Iqaluit confirms contamination of water tank – .

Iqaluit confirms contamination of water tank – .

Residents of Iqaluit collect bottled water donated by the City of Iqaluit on October 15th.

Pat Kane/The Globe and Mail

Days after declaring a state of emergency due to a suspicious odor in its tap water, Iqaluit confirmed on Friday that it had identified high concentrations of hydrocarbons, compatible with diesel fuel or kerosene, in samples of the local wastewater treatment plant.

Amy Elgersma, Executive Director of Iqaluit, made the announcement during a press conference late Friday afternoon with Mayor Kenny Bell and Nunavut Public Health Officer Michael Patterson. The town of 9,000 residents has been subject to a water no-use advisory since Tuesday, when workers first noticed a strong odor in a groundwater tank at the plant.

Ms Elgersma said the contaminated reservoir has been isolated from the water system and the city is encouraged that the latest the water tank test samples returned “well within healthy limits”. She added that there were no concerns about other potentially contaminated areas within the system.

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“Contaminated water is currently being pumped into trucks and transferred to storage tanks to prepare for treatment and remediation,” she said.

The city said it has been emptying its water distribution system since Thursday and will continue to do so for another 48 hours. Residents will be asked to flush their own hoses, a process that will last for the next week. This will be followed by a program of specialized and rigorous testing to ensure that there are no more contaminants in the water, Ms. Elgersma said.

Dr Patterson said the city should be able to return to normal water use once the water system has been completely flushed out, but he couldn’t say for sure when that would be the case.

According to Ms Elgersma, the city and its engineering consultants suspect that the fuel entered the water system from outside the plant, likely after passing through soil or groundwater. The city plans to conduct an environmental assessment of the areas around the plant, including the grounds of a nearby diesel plant.

The city has not been able to determine the exact amount of the contamination. “We believe the contaminants in the system are quite low, but residents can still smell odors during the flushing program,” Ms. Elgersma said.

Dr Patterson said the city is certain the contamination is not of natural origin, but has not otherwise ruled out any potential causes.

“These aren’t complexes that you would find sitting on the floor. It could be an old spill released by melting permafrost, it could be damaged infrastructure, but it’s not natural, ”he said.

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Residents had been reporting a smell of fuel coming from the city’s tap water since October 2, but tests had found nothing abnormal until this week.

Ms Elgersma said initial testing focused on disinfection, temperatures, and chlorine and pH levels – not oil capture.

Residents had to empty household water tanks and use buckets and jugs to fetch water from the nearby Sylvia Grinnell River, or queue at a water depot, where trucks fill up treated water containers. The Nunavat government and other organizations, such as the local Agnico Eagle mine, have shipped thousands of liters of bottled water to the community. Pregnant women, infants, and newborns have been advised not to bathe with anything dripping from their taps.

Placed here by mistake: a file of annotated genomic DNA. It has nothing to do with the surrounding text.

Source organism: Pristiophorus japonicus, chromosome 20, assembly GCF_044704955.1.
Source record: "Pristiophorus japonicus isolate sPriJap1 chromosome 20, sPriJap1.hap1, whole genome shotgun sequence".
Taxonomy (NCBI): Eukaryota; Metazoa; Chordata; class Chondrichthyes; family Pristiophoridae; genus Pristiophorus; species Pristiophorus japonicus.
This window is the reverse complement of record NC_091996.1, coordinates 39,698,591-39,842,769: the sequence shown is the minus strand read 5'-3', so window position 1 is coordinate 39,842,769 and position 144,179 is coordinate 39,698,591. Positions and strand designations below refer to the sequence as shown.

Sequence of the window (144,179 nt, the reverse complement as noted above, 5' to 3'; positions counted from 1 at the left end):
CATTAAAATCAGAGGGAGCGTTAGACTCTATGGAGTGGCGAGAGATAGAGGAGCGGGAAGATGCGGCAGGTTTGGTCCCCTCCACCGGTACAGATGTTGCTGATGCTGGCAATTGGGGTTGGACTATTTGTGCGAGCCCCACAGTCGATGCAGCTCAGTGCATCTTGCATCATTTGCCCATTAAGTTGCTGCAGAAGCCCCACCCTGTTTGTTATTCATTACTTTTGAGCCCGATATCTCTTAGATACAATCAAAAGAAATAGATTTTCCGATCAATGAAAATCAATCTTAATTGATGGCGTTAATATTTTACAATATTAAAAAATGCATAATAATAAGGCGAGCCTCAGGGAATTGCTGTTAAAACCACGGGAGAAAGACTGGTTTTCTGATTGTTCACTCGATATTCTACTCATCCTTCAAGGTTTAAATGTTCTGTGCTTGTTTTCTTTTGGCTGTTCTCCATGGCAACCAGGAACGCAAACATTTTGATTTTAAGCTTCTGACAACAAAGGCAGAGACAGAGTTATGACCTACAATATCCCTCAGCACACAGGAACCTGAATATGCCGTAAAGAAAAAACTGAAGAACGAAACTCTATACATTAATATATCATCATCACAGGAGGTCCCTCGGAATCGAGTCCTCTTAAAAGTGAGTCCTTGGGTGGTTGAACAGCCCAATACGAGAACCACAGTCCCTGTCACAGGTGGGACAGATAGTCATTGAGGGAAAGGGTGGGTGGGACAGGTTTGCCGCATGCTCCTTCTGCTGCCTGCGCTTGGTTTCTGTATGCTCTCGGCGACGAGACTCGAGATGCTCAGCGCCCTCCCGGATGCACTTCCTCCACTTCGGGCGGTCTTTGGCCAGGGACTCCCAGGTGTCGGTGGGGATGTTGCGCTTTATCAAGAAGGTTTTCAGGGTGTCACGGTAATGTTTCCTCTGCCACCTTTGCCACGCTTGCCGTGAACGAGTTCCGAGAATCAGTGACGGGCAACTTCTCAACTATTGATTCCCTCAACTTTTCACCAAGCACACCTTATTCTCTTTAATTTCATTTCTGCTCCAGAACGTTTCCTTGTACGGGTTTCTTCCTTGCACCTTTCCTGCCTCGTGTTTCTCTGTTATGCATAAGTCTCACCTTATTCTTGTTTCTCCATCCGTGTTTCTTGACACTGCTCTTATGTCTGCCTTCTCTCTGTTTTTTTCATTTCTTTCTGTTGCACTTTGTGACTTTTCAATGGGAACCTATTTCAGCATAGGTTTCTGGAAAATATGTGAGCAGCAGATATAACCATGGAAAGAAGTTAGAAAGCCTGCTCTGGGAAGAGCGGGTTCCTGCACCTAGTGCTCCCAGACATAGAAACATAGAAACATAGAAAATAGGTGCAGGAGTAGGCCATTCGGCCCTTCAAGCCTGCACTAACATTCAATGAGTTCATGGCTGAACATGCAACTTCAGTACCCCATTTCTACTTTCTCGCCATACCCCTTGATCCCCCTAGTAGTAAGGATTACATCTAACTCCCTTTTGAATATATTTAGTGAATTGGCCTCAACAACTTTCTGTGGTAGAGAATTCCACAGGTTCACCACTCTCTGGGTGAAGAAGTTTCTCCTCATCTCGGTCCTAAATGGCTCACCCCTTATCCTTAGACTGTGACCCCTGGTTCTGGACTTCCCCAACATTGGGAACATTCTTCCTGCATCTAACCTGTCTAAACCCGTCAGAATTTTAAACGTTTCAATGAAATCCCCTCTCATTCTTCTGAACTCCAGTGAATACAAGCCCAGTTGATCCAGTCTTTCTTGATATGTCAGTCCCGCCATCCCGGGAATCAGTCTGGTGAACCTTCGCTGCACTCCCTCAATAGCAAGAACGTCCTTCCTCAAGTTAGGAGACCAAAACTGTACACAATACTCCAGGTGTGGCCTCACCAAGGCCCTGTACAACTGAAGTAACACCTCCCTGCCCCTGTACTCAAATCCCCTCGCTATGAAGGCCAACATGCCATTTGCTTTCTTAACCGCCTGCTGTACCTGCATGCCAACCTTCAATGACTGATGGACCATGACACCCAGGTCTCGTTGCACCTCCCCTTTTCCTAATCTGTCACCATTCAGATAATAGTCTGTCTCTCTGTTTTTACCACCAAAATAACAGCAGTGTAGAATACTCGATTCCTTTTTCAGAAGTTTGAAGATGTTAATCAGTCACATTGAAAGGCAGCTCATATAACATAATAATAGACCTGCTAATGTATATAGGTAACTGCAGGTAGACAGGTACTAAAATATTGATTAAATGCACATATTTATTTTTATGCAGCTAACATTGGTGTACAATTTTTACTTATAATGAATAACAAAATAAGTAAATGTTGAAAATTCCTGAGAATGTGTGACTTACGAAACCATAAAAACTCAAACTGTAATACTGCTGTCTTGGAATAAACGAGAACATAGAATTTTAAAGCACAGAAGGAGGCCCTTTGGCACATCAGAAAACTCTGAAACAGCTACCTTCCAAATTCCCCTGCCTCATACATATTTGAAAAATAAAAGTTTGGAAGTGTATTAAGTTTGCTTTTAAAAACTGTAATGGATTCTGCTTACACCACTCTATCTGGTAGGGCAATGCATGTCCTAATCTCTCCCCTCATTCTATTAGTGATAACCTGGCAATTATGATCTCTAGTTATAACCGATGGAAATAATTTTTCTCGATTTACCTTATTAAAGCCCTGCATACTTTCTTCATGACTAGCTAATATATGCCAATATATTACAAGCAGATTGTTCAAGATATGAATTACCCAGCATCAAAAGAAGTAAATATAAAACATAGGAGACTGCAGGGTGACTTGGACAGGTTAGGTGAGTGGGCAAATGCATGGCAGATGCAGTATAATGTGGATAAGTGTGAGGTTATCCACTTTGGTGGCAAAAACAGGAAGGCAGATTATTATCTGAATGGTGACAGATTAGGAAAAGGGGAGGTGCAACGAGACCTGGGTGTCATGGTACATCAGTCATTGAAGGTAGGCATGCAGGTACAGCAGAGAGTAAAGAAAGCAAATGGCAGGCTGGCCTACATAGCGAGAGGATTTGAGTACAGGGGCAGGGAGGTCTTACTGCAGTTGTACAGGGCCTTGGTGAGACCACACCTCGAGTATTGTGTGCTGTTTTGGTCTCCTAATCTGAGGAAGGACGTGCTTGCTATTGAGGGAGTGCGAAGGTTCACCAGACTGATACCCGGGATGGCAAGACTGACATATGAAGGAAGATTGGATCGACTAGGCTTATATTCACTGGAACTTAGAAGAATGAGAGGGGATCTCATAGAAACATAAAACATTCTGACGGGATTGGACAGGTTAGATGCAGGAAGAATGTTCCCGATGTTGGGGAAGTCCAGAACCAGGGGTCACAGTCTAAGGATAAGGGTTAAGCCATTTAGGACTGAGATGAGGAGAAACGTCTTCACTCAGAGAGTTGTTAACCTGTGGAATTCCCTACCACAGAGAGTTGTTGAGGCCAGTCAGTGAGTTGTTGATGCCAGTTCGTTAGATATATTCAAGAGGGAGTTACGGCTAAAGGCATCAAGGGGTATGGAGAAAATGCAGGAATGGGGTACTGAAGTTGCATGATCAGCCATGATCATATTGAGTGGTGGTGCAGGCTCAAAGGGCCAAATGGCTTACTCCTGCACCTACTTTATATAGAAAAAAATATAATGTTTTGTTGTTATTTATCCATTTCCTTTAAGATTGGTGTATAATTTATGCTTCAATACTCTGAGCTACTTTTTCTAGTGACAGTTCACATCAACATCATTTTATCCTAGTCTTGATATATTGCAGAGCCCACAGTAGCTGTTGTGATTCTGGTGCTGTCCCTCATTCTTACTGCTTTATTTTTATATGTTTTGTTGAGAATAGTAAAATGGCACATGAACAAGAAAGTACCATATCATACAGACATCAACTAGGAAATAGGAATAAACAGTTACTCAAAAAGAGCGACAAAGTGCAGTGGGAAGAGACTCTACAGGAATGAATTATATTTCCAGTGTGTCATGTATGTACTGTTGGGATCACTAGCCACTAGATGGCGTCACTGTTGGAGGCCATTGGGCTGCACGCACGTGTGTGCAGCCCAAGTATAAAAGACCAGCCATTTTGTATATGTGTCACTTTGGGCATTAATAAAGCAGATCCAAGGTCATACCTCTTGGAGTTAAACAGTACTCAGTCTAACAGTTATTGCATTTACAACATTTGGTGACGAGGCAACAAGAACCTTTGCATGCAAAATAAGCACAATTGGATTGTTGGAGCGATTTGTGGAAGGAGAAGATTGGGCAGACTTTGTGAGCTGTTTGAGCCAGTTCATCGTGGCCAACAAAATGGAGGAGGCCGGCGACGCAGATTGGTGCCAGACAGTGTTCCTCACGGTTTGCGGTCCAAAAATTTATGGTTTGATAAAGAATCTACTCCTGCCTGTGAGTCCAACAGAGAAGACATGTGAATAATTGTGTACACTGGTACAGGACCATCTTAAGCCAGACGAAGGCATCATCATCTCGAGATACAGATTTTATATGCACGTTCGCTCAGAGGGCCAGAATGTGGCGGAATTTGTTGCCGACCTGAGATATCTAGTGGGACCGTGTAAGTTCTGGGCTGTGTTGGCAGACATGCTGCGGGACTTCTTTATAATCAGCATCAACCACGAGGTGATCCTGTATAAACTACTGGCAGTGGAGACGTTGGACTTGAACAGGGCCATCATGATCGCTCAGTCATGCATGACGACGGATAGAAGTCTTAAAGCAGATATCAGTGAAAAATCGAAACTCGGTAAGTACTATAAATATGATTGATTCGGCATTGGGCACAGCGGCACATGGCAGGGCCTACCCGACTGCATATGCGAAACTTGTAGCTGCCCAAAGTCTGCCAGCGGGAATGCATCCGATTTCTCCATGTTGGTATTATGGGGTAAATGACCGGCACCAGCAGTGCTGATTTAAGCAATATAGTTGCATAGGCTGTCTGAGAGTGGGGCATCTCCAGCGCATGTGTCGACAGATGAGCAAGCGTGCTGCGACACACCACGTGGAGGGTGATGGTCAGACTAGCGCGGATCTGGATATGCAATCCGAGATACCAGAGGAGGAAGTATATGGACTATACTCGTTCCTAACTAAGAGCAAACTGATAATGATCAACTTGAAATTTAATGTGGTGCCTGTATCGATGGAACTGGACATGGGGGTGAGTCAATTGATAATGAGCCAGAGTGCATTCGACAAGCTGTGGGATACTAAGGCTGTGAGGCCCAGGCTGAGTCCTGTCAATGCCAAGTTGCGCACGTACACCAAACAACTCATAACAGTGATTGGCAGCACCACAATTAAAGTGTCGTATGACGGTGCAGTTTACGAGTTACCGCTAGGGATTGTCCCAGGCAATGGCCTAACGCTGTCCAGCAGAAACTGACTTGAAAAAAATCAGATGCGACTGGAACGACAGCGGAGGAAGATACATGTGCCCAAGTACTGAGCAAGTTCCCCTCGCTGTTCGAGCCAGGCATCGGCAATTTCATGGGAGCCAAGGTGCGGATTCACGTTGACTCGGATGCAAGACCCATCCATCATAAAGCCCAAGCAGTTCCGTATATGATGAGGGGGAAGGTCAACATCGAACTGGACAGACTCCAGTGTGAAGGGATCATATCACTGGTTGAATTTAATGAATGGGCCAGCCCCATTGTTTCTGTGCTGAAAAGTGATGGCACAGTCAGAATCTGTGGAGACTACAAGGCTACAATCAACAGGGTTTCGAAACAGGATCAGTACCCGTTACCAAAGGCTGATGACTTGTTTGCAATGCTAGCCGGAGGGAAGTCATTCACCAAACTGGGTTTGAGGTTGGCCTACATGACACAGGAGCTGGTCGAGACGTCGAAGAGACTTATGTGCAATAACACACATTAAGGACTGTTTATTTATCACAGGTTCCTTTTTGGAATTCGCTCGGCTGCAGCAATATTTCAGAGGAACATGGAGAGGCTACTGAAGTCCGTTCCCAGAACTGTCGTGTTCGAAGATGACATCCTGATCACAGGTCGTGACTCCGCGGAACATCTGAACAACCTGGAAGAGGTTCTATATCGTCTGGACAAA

Rachel Shoapik, Leetia Kootoo, Emily Shoapik and Cory Shoapik fill containers with water from the Sylvia Grinnell River in Iqaluit on October 14, after authorities ordered residents not to drink the city’s water due to suspected contamination of the fuel.


Last Friday afternoon, Andrea Salluviniq was lining up for water at a depot. She wore her six-month-old daughter, Alena, in her amauti’s hood, a traditional Inuit parka. Ms Salluviniq and her family had been boiling water in the river all week to bathe the baby, she told The Globe. “We boiled it in tea kettles and put the rest in the cold in its little tub. It takes about 15 minutes for the water to be ready. We monitor everything we do with water, ”said Ms. Salluviniq.

Priscilla Cooke, an operating room nurse from Cape Breton, shuddered at a group of east coast nurses, all of whom recently traveled to Iqaluit to spend a few months working at the Qikiqtani General Hospital. Ms Cooke landed just at the start of the water crisis.

“In the operating room, it’s kind of stopped,” Ms. Cooke said. “We are only doing emergency life and limb services at the moment. We are waiting for this. We have no way of sterilizing our instruments and equipment.

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Dr Patterson confirmed at the press conference that all but emergency surgeries will remain on hold until the water is deemed safe, at the earliest next week.

The said there was no evidence of carcinogens in water test results and long-term health effects are not of concern, but people who have consumed heavily contaminated water may have headaches, stomach aches, and diarrhea.

“Such symptoms would usually resolve within a few hours as the oil moves through their system,” said Dr Patterson.

The city said it would continue to test and monitor the situation for several months.

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